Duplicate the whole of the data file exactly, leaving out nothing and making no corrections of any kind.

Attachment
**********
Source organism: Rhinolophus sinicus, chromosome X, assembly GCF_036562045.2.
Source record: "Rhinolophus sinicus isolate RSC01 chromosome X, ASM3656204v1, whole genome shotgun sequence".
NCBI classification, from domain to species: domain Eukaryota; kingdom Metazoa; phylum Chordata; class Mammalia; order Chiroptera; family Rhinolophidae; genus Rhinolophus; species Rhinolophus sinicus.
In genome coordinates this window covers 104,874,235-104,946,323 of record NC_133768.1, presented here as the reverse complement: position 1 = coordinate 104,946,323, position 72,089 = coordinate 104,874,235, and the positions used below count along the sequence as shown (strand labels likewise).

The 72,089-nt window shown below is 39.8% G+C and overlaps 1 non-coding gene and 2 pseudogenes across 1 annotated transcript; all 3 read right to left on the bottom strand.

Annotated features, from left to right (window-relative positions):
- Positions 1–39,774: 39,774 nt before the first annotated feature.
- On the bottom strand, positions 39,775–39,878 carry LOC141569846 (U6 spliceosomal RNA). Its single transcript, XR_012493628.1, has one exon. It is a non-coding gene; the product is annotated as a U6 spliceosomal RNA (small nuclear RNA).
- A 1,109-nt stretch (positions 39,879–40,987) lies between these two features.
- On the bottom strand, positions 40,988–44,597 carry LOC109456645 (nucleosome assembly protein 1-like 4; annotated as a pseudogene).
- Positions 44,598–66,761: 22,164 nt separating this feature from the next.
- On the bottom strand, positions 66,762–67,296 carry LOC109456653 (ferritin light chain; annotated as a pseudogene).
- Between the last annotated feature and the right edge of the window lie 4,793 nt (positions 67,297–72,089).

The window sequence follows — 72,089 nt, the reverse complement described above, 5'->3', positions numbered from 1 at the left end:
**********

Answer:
Source organism: Rhinolophus sinicus, chromosome X, assembly GCF_036562045.2.
Source record: "Rhinolophus sinicus isolate RSC01 chromosome X, ASM3656204v1, whole genome shotgun sequence".
NCBI classification, from domain to species: domain Eukaryota; kingdom Metazoa; phylum Chordata; class Mammalia; order Chiroptera; family Rhinolophidae; genus Rhinolophus; species Rhinolophus sinicus.
In genome coordinates this window covers 104,874,235-104,946,323 of record NC_133768.1, presented here as the reverse complement: position 1 = coordinate 104,946,323, position 72,089 = coordinate 104,874,235, and the positions used below count along the sequence as shown (strand labels likewise).

The 72,089-nt window shown below is 39.8% G+C and overlaps 1 non-coding gene and 2 pseudogenes across 1 annotated transcript; all 3 read right to left on the bottom strand.

Annotated features, from left to right (window-relative positions):
- Positions 1–39,774: 39,774 nt before the first annotated feature.
- On the bottom strand, positions 39,775–39,878 carry LOC141569846 (U6 spliceosomal RNA). Its single transcript, XR_012493628.1, has one exon. It is a non-coding gene; the product is annotated as a U6 spliceosomal RNA (small nuclear RNA).
- A 1,109-nt stretch (positions 39,879–40,987) lies between these two features.
- On the bottom strand, positions 40,988–44,597 carry LOC109456645 (nucleosome assembly protein 1-like 4; annotated as a pseudogene).
- Positions 44,598–66,761: 22,164 nt separating this feature from the next.
- On the bottom strand, positions 66,762–67,296 carry LOC109456653 (ferritin light chain; annotated as a pseudogene).
- Between the last annotated feature and the right edge of the window lie 4,793 nt (positions 67,297–72,089).

The window sequence follows — 72,089 nt, the reverse complement described above, 5'->3', positions numbered from 1 at the left end: